On Wednesday, September 13, Jean-Claude Juncker delivered his third address on the State of the European Union (SOTEU). Commentators were quick to label it the most important speech of his presidency. In this blog post, Max Mannweiler explains this alleged importance, how this SOTEU differed from previous ones and why the Juncker Commission might finally become political.
On September 13, Jean-Claude Juncker gave his annual address on the State of the European Union (SOTEU) in front of the European Parliament. Riding on a wave of maritime metaphors, he seized the moment to set the course for his last 15 months at the helm of the European Commission.
The speech, his third out of four, was widely considered by commentators to be the most important of his presidency. It is the last one followed by a full year in office. SOTEU #4 by contrast, to be held in September 2018, will already be considered as a farewell bid before the European elections coming up in May 2019; Mr Juncker has announced not to stand for a second term (the only statement that stirred spontaneous applause from the populist benches).
But even setting aside aspects of timing, there are three substantial reasons why this might have been Mr Juncker’s most important speech: first, the clear change of tone from crisis management towards ambitious reform proposals; second, the naissance of a genuinely “political Commission” that was envisaged by Juncker during his inauguration in 2014; and third, the outright rejection of a two-speed Europe in favour of reaching out to Central and Eastern European member states.
2 Crisis Talk? So 2016
First, this year’s SOTEU marks a turning point in the narrative that the Juncker Commission has been telling for the past three years: Having left the tempest behind it, the EU is portrayed to have entered a steadier sea and is now taking up speed.
Two years ago, it was still in the centre of the storm. In his first SOTEU, Mr Juncker cautioned that “the European Union is not in a good state. There is not enough Europe in this Union. And there is not enough Union in this Union.” The frequency with which he used the word crisis was emblematic: In the 2015 SOTEU, it was dropped an astounding 29 times.
A year ago, the clouds prevailed. Mr Juncker even took this gloomy analysis a step further; he warned that, challenged by mass migration, populism and Brexit, “the European Union is, at least in part, in an existential crisis.” “Never before”, he complained, “have I seen such little common ground between our member states”. The word crisis was still featured 11 times in the 2016 SOTEU.
Table 1: Frequency of the word crisis in SOTEU’s held by Jean-Claude Juncker, 2015-2017.
|Year of SOTEU||2015||2016||2017|
|Frequency of the word ‘crisis’||29||11||2|
Source: Author’s own calculation.
This year, by contrast, optimism reigned supreme – or, as Mr Juncker put it: “The wind is back in our sails”. His entire speech merely mentioned the “c-word” twice, and only to look back at the turmoil of the past years and in order to underline what has been achieved in crisis management. Rather than starting with a list of challenges, the 2017 SOTEU began with confidence-boosting remarks about Europe’s stronger-than-expected economic recovery (faster than that of the US for two years in a row) and the eight million jobs that have been created during Mr Juncker’s mandate. On a policy level, makeshift solutions for the Union’s various construction sites were replaced by “windows of opportunities” and a series of broad reform plans that aim to refurbish “all the floors” of the European house rather than to “just repair the roof.”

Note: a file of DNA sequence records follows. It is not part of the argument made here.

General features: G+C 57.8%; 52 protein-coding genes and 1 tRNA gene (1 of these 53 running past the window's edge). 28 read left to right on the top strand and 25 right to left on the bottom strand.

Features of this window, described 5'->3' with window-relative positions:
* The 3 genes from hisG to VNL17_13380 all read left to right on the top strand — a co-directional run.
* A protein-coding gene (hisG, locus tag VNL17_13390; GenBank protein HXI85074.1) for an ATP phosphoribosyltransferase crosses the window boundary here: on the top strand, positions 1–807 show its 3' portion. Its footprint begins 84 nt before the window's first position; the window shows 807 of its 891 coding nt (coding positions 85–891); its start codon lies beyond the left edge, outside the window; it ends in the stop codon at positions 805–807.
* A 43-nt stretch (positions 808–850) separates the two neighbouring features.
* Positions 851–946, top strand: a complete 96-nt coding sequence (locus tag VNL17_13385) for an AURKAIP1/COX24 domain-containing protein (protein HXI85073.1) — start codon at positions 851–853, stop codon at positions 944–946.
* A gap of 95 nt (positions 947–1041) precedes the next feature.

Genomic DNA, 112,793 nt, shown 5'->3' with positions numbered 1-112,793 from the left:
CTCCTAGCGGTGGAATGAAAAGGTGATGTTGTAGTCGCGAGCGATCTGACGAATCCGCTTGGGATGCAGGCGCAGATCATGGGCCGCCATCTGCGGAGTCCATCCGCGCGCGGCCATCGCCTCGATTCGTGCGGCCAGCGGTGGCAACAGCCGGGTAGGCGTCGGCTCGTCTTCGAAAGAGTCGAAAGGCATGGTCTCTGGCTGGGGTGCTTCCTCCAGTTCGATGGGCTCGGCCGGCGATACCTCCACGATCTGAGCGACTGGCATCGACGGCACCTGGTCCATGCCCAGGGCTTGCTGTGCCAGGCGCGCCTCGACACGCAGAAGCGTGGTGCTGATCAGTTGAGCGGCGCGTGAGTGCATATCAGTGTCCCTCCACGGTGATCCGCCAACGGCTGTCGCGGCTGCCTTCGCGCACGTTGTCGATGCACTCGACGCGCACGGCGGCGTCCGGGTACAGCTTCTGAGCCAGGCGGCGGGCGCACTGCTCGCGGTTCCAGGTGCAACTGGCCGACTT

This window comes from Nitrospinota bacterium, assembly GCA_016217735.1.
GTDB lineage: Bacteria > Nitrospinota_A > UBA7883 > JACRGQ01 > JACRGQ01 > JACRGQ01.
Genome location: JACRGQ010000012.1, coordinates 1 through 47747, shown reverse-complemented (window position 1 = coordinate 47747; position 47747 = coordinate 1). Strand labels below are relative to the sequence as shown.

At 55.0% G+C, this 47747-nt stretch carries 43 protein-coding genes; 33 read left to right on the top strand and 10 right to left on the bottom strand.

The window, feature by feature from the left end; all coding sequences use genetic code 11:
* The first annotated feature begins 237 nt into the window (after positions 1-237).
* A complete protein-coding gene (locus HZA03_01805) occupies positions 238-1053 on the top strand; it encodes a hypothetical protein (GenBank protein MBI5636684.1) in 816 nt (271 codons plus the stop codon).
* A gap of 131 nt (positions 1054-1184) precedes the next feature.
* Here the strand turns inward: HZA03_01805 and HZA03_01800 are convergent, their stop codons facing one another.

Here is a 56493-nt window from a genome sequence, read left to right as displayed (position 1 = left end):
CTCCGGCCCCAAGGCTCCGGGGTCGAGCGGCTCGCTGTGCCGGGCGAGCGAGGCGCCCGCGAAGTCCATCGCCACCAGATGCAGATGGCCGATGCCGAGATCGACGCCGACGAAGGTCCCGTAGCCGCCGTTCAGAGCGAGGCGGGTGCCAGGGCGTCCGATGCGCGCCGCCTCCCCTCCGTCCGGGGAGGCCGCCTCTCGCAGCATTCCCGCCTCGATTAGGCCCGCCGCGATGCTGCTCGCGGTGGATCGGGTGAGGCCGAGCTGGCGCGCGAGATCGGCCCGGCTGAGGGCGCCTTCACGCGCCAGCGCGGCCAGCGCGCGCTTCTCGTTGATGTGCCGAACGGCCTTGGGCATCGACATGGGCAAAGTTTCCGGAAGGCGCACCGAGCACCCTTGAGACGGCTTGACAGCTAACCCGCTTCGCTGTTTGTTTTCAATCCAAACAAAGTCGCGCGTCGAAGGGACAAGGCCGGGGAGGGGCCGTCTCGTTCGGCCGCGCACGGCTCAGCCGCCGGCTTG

3 A political Commission after all
The second highlight of this year’s SOTEU was Mr Juncker reclaiming his influence on the European agenda. By proposing surprisingly ambitious plans for reform, he might have finally turned his administration from a ‘think-tank Commission’ into the ‘political Commission’ he had envisaged when taking office back in June 2014. Back then, he promised a commission that would not content itself with enforcing the existing acquis, but one that actively formulates and pursues a vision for the EU. His role model might have been the Delors Commission of the late 1980s. Back then, it was primarily the ‘guardian of the treaties’ that fought to overcome the ubiquitous euro-sclerosis of the previous two decades by laying the groundwork for the European Single Market and the euro. Today, if he manages to have deeds follow his rhetoric, the 2017 SOTEU might one day be considered as Mr Juncker’s ‘Delors moment’.
Six months ago, this shift towards political entrepreneurship was all but clear. In fact, for the better part of its term, the Juncker Commission seemed to be more of a think-tank Commission than a political one. In March 2017, it had published its White Paper on the future of the European Union, a collection of five scenarios ranging from a partial retreat to a radical redesign of the Union. It was followed by a series of reflection papers that spelled out consequences of the five scenarios for various policy fields. But scenario-making is not policy-making, and so the Commission has ever since been impatiently expected to finally announce which of the scenarios it eventually intends to pursue in its policies.